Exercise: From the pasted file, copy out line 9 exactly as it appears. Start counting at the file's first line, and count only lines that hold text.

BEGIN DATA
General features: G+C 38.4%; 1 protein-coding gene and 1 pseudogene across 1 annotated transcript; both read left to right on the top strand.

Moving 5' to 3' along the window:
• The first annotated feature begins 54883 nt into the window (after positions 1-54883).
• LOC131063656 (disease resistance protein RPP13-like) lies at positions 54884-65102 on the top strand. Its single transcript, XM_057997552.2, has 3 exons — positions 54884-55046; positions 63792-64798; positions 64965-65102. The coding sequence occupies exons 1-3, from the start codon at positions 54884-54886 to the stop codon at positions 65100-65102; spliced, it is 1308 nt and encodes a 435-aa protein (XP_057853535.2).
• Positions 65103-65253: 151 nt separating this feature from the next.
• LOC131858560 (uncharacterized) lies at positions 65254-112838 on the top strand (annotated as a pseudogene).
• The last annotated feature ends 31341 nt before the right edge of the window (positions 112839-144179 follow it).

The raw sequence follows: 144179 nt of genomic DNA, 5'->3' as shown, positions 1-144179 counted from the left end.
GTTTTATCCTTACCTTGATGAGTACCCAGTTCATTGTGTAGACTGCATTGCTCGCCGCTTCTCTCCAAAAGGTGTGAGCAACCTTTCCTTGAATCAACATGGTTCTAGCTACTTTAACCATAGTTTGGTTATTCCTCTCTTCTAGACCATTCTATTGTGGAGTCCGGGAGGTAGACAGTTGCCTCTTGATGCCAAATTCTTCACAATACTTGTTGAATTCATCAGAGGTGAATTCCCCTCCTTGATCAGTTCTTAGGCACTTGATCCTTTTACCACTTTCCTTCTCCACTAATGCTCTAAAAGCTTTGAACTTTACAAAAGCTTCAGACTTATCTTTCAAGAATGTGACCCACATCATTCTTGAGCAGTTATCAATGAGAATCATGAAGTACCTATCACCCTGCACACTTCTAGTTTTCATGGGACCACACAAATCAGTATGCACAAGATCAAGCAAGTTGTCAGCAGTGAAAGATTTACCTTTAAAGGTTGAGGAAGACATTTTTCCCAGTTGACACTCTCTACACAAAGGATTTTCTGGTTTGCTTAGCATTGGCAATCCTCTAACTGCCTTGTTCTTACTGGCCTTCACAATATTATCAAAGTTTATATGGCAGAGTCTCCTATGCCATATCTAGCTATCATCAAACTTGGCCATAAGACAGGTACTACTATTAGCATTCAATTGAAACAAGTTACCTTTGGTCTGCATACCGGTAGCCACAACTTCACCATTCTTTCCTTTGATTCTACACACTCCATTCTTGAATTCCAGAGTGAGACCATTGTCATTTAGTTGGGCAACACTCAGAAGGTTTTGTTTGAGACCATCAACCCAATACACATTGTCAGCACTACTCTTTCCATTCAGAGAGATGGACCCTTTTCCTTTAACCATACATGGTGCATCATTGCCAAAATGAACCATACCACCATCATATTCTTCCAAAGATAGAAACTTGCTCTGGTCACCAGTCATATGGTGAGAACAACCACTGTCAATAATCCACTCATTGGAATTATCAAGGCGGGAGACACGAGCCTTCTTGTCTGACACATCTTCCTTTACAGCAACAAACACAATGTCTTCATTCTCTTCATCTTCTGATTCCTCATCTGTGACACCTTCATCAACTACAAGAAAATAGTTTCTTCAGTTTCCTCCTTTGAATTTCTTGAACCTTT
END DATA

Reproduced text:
GTTTTATCCTTACCTTGATGAGTACCCAGTTCATTGTGTAGACTGCATTGCTCGCCGCTTCTCTCCAAAAGGTGTGAGCAACCTTTCCTTGAATCAACATGGTTCTAGCTACTTTAACCATAGTTTGGTTATTCCTCTCTTCTAGACCATTCTATTGTGGAGTCCGGGAGGTAGACAGTTGCCTCTTGATGCCAAATTCTTCACAATACTTGTTGAATTCATCAGAGGTGAATTCCCCTCCTTGATCAGTTCTTAGGCACTTGATCCTTTTACCACTTTCCTTCTCCACTAATGCTCTAAAAGCTTTGAACTTTACAAAAGCTTCAGACTTATCTTTCAAGAATGTGACCCACATCATTCTTGAGCAGTTATCAATGAGAATCATGAAGTACCTATCACCCTGCACACTTCTAGTTTTCATGGGACCACACAAATCAGTATGCACAAGATCAAGCAAGTTGTCAGCAGTGAAAGATTTACCTTTAAAGGTTGAGGAAGACATTTTTCCCAGTTGACACTCTCTACACAAAGGATTTTCTGGTTTGCTTAGCATTGGCAATCCTCTAACTGCCTTGTTCTTACTGGCCTTCACAATATTATCAAAGTTTATATGGCAGAGTCTCCTATGCCATATCTAGCTATCATCAAACTTGGCCATAAGACAGGTACTACTATTAGCATTCAATTGAAACAAGTTACCTTTGGTCTGCATACCGGTAGCCACAACTTCACCATTCTTTCCTTTGATTCTACACACTCCATTCTTGAATTCCAGAGTGAGACCATTGTCATTTAGTTGGGCAACACTCAGAAGGTTTTGTTTGAGACCATCAACCCAATACACATTGTCAGCACTACTCTTTCCATTCAGAGAGATGGACCCTTTTCCTTTAACCATACATGGTGCATCATTGCCAAAATGAACCATACCACCATCATATTCTTCCAAAGATAGAAACTTGCTCTGGTCACCAGTCATATGGTGAGAACAACCACTGTCAATAATCCACTCATTGGAATTATCAAGGCGGGAGACACGAGCCTTCTTGTCTGACACATCTTCCTTTACAGCAACAAACACAATGTCTTCATTCTCTTCATCTTCTGATTCCTCATCTGTGACACCTTCATCAACTACAAGAAAATAGTTTCTTCAGTTTCCTCCTTTGAATTTCTTGAACCTTT